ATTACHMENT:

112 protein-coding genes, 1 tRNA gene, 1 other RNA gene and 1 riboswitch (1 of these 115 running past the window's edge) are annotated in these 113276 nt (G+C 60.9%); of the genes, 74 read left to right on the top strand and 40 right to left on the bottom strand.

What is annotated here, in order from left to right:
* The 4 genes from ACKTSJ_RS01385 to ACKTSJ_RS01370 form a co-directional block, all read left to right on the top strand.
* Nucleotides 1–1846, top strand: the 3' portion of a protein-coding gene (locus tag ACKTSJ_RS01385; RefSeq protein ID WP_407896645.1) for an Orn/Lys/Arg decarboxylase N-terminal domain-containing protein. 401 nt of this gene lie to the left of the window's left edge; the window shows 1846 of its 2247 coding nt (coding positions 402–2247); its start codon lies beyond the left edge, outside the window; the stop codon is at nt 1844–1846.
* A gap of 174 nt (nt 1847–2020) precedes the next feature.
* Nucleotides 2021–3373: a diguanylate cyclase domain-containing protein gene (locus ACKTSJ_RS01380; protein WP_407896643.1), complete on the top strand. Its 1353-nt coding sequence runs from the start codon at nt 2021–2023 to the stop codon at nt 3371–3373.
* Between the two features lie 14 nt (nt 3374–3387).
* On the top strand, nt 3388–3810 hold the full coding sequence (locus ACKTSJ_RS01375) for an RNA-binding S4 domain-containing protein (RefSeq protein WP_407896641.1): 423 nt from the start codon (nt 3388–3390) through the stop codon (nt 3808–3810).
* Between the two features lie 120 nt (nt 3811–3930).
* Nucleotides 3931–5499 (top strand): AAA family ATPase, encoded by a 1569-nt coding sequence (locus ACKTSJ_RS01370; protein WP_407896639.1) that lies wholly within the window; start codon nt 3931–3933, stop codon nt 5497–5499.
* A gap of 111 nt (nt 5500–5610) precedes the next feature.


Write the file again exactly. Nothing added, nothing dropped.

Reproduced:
112 protein-coding genes, 1 tRNA gene, 1 other RNA gene and 1 riboswitch (1 of these 115 running past the window's edge) are annotated in these 113276 nt (G+C 60.9%); of the genes, 74 read left to right on the top strand and 40 right to left on the bottom strand.

What is annotated here, in order from left to right:
* The 4 genes from ACKTSJ_RS01385 to ACKTSJ_RS01370 form a co-directional block, all read left to right on the top strand.
* Nucleotides 1–1846, top strand: the 3' portion of a protein-coding gene (locus tag ACKTSJ_RS01385; RefSeq protein ID WP_407896645.1) for an Orn/Lys/Arg decarboxylase N-terminal domain-containing protein. 401 nt of this gene lie to the left of the window's left edge; the window shows 1846 of its 2247 coding nt (coding positions 402–2247); its start codon lies beyond the left edge, outside the window; the stop codon is at nt 1844–1846.
* A gap of 174 nt (nt 1847–2020) precedes the next feature.
* Nucleotides 2021–3373: a diguanylate cyclase domain-containing protein gene (locus ACKTSJ_RS01380; protein WP_407896643.1), complete on the top strand. Its 1353-nt coding sequence runs from the start codon at nt 2021–2023 to the stop codon at nt 3371–3373.
* Between the two features lie 14 nt (nt 3374–3387).
* On the top strand, nt 3388–3810 hold the full coding sequence (locus ACKTSJ_RS01375) for an RNA-binding S4 domain-containing protein (RefSeq protein WP_407896641.1): 423 nt from the start codon (nt 3388–3390) through the stop codon (nt 3808–3810).
* Between the two features lie 120 nt (nt 3811–3930).
* Nucleotides 3931–5499 (top strand): AAA family ATPase, encoded by a 1569-nt coding sequence (locus ACKTSJ_RS01370; protein WP_407896639.1) that lies wholly within the window; start codon nt 3931–3933, stop codon nt 5497–5499.
* A gap of 111 nt (nt 5500–5610) precedes the next feature.